Posted on March 29, 2018
Gray whales annually pass by the Peninsula twice each year, once on their migration from the Arctic to their wintering and breeding grounds in Southern California and Mexico and on the return trip from the southern climes.
Each winter Pacific Gray Whales pass by the Peninsula after spending the summer feeding in the food-rich waters of the Arctic. Heading south along the Pacific coast to the bays of Baja California, where they mate and nurse their young, you can witness the annual winter journey.
Early January is the peak of the migration, but whales can be spotted mid-December through early February. The heights around the Lewis and Clark Interpretive Center and North Head Lighthouse offer the best viewing. Bring binoculars if you have them.
The northward migrations begin mid-March. The immature whales, adult males, and females without calves are the first to head north, passing the Peninsula in March and April. Later, females with calves come along at a slightly slower rate, passing the Washington coast in May.
How to Whale Watch
Choose a location
Find a spot like North Head, where the land juts into the ocean and there is plenty of elevation. The North Head Lighthouse and Lewis and Clark Interpretive Center are excellent choices. Both are located in Cape Disappointment State Park, so a Discover Pass is required.
Choose a time
Pick early morning hours when conditions are usually more favorable prior to the onset of winds and their accompanying whitecaps.
Choose weather that favors a calm ocean. Don’t go during or just after a heavy storm. Overcast days are good because there is little glare.
What to look for
Scan the horizon and look for the blow, the whale’s vapor, water or condensation is blown up to 12 feet in the air when the whale exhales.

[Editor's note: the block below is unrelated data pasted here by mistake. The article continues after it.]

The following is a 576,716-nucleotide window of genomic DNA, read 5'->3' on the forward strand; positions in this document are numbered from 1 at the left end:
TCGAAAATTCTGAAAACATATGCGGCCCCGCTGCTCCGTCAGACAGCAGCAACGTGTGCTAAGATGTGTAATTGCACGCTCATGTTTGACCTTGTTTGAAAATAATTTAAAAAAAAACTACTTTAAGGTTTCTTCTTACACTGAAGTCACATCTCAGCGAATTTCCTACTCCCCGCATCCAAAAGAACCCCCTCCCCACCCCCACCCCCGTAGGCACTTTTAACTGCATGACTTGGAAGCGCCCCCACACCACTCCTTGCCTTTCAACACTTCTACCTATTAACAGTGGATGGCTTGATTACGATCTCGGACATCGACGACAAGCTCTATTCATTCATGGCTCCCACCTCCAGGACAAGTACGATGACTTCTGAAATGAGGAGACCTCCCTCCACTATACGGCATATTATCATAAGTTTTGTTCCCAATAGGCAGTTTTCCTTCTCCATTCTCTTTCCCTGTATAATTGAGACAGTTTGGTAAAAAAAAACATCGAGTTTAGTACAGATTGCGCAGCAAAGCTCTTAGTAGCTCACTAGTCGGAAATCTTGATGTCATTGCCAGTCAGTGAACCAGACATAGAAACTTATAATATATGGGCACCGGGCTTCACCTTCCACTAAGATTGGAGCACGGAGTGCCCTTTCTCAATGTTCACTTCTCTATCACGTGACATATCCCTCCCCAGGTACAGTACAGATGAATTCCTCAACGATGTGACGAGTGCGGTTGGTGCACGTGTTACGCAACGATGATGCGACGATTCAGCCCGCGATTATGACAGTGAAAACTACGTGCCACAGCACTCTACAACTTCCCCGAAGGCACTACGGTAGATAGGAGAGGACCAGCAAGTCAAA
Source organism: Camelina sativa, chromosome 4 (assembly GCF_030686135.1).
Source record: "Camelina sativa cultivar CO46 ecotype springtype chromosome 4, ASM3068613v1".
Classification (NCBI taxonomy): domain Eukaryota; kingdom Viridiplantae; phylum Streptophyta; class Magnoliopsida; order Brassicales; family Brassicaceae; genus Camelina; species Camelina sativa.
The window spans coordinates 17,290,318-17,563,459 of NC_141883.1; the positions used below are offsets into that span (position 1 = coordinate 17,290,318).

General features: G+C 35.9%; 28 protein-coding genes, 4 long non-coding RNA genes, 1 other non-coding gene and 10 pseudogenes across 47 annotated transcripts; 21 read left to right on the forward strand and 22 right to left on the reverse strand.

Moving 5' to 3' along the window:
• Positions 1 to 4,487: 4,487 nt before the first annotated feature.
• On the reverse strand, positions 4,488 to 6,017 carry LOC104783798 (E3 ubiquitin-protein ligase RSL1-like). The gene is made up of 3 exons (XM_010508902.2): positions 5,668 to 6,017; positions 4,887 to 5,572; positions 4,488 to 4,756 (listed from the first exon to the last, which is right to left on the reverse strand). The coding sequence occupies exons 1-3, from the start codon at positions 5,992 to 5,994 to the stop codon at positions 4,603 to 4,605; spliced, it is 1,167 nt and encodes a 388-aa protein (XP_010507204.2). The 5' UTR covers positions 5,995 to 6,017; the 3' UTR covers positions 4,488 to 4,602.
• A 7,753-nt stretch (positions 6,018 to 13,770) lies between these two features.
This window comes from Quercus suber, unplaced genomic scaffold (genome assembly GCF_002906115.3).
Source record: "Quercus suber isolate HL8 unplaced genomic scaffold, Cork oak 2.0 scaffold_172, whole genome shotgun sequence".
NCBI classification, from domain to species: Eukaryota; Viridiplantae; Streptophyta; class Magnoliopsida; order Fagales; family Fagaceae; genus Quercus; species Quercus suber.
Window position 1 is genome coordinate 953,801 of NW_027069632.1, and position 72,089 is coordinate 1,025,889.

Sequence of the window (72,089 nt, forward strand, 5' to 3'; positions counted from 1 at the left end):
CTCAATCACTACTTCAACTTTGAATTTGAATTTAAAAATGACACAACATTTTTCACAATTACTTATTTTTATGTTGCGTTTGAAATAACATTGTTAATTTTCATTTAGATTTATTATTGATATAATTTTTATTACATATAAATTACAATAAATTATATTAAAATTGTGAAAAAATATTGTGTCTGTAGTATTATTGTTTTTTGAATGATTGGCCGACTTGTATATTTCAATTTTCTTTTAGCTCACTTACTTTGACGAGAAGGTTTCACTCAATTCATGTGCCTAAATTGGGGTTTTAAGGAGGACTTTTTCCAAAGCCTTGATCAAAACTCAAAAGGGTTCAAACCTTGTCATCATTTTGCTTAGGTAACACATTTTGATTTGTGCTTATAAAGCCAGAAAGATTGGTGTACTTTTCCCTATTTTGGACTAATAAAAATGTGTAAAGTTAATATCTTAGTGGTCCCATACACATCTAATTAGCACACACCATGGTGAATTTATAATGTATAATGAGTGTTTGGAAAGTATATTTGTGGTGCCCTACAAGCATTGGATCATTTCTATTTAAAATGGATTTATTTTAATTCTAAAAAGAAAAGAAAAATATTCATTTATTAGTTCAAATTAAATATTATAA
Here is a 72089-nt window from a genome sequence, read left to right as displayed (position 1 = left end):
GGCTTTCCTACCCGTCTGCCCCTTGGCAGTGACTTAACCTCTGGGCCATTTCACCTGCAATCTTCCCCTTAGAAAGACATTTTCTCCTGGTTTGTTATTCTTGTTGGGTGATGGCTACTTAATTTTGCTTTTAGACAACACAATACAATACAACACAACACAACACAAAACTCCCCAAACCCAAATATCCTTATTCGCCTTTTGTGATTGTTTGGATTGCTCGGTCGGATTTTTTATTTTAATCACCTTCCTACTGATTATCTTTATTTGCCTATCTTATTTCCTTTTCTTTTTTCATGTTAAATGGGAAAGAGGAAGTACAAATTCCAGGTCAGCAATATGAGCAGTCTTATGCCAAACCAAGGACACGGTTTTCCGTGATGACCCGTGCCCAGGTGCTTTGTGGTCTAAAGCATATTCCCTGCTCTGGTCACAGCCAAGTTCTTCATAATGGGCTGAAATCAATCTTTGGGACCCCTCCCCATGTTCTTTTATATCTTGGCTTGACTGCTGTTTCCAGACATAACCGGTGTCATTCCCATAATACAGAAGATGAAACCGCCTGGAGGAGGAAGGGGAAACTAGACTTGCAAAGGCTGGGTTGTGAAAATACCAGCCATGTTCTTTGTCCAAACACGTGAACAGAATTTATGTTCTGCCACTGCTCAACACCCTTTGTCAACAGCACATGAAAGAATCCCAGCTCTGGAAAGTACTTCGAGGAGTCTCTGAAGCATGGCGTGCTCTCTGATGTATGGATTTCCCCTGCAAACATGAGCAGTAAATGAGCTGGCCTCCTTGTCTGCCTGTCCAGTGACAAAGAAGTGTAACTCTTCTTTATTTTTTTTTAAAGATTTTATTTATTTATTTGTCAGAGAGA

Once a blow is located, stay with it. Where one blow is viewed, others will follow either from the same whale or others.
Whales have periodic blow patterns during their migration, making up to a half dozen short, shallow dives before a prolonged dive of up to 10 minutes (more generally 3 to 5 minutes).
Frequently, the animals leave turbulent eddies along the surface after short dives.
Usually, only a small portion of the whale’s head and back show during a blow. Diving whales, where the rear fin (fluke) is exposed, or breaching, where the whale jumps nearly completely out of the water, are quite rare.
Whale Watching Terminology
75% of the body vertically rises out of the sea. If you see this once it should be repeated several times, so keep your eyes peeled.
The head arises vertically from the sea. The whale is literally taking a peek at what’s above water.
Blow, Plume or Spout
A mist 6 to 12 feet in height as the whale exhales. You will note the blow every 1 or 2 minutes at 100-yard intervals 3 or 4 times, then often you will see the flukes (tail fins) as the whale prepares for a deeper dive. These dives frequently last 3 to 10 minutes or longer.
Gray Whale Facts
- Grays have existed for approximately 10 million years.
- The whales travel at about 6 miles per hour.
- The spring migration is north to the Bering and Chukchi seas to feed. The winter migration is to the warm waters of Southern and Baja California for breeding and giving birth. The total distance is about 5,500 miles.
- After a gestation period of 13 months, the calves weigh almost 2,000 pounds at birth and are 15 feet long. They nurse for about eight months.
- Gray whales have an average lifespan of 50 years. Although considered a medium-sized baleen whale, they grow to between 40 and 50 feet in length and attain weights of 30 to 40 tons.
- Baleen is a filtering substance much like a fingernail. Whale baleen filters scoop up water and retain food. Gray whales do not have teeth and eat bottom dwellers: beach hopper-like animals, worms, and little clams.
- In the past 135 years, the Gray has been hunted to near extinction twice but has once again reached a population of about 23,000 animals. These are the only grays left on earth and have been protected since 1946.
- These animals are thought to be poor navigators and travel close to the shore during migration in water no deeper than 300 feet though more often in water only 20 to 30 fathoms (120-180 feet).
- Although they do not sing, the Grays do emit grunts, moans and short bursts of a “bong-bong-bong” sound. Grays have good vision also though their habitat is extremely murky.
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